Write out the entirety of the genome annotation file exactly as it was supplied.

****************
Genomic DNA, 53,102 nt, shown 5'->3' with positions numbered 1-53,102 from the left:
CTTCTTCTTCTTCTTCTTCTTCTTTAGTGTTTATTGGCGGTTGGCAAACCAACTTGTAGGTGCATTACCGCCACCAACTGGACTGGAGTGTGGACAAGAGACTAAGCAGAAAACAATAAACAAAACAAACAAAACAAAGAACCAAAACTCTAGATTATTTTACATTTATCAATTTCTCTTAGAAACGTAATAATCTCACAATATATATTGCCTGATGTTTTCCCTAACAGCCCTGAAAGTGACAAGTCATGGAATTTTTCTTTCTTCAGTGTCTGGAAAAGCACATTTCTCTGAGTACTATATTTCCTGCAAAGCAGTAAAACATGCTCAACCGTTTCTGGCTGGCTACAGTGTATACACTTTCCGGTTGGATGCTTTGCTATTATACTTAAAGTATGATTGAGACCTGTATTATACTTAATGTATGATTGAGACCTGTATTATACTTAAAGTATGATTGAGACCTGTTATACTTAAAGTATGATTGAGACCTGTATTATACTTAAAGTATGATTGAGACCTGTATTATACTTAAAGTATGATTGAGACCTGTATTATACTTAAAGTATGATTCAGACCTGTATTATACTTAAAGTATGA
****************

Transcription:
Genomic DNA, 53,102 nt, shown 5'->3' with positions numbered 1-53,102 from the left:
CTTCTTCTTCTTCTTCTTCTTCTTTAGTGTTTATTGGCGGTTGGCAAACCAACTTGTAGGTGCATTACCGCCACCAACTGGACTGGAGTGTGGACAAGAGACTAAGCAGAAAACAATAAACAAAACAAACAAAACAAAGAACCAAAACTCTAGATTATTTTACATTTATCAATTTCTCTTAGAAACGTAATAATCTCACAATATATATTGCCTGATGTTTTCCCTAACAGCCCTGAAAGTGACAAGTCATGGAATTTTTCTTTCTTCAGTGTCTGGAAAAGCACATTTCTCTGAGTACTATATTTCCTGCAAAGCAGTAAAACATGCTCAACCGTTTCTGGCTGGCTACAGTGTATACACTTTCCGGTTGGATGCTTTGCTATTATACTTAAAGTATGATTGAGACCTGTATTATACTTAATGTATGATTGAGACCTGTATTATACTTAAAGTATGATTGAGACCTGTTATACTTAAAGTATGATTGAGACCTGTATTATACTTAAAGTATGATTGAGACCTGTATTATACTTAAAGTATGATTGAGACCTGTATTATACTTAAAGTATGATTCAGACCTGTATTATACTTAAAGTATGA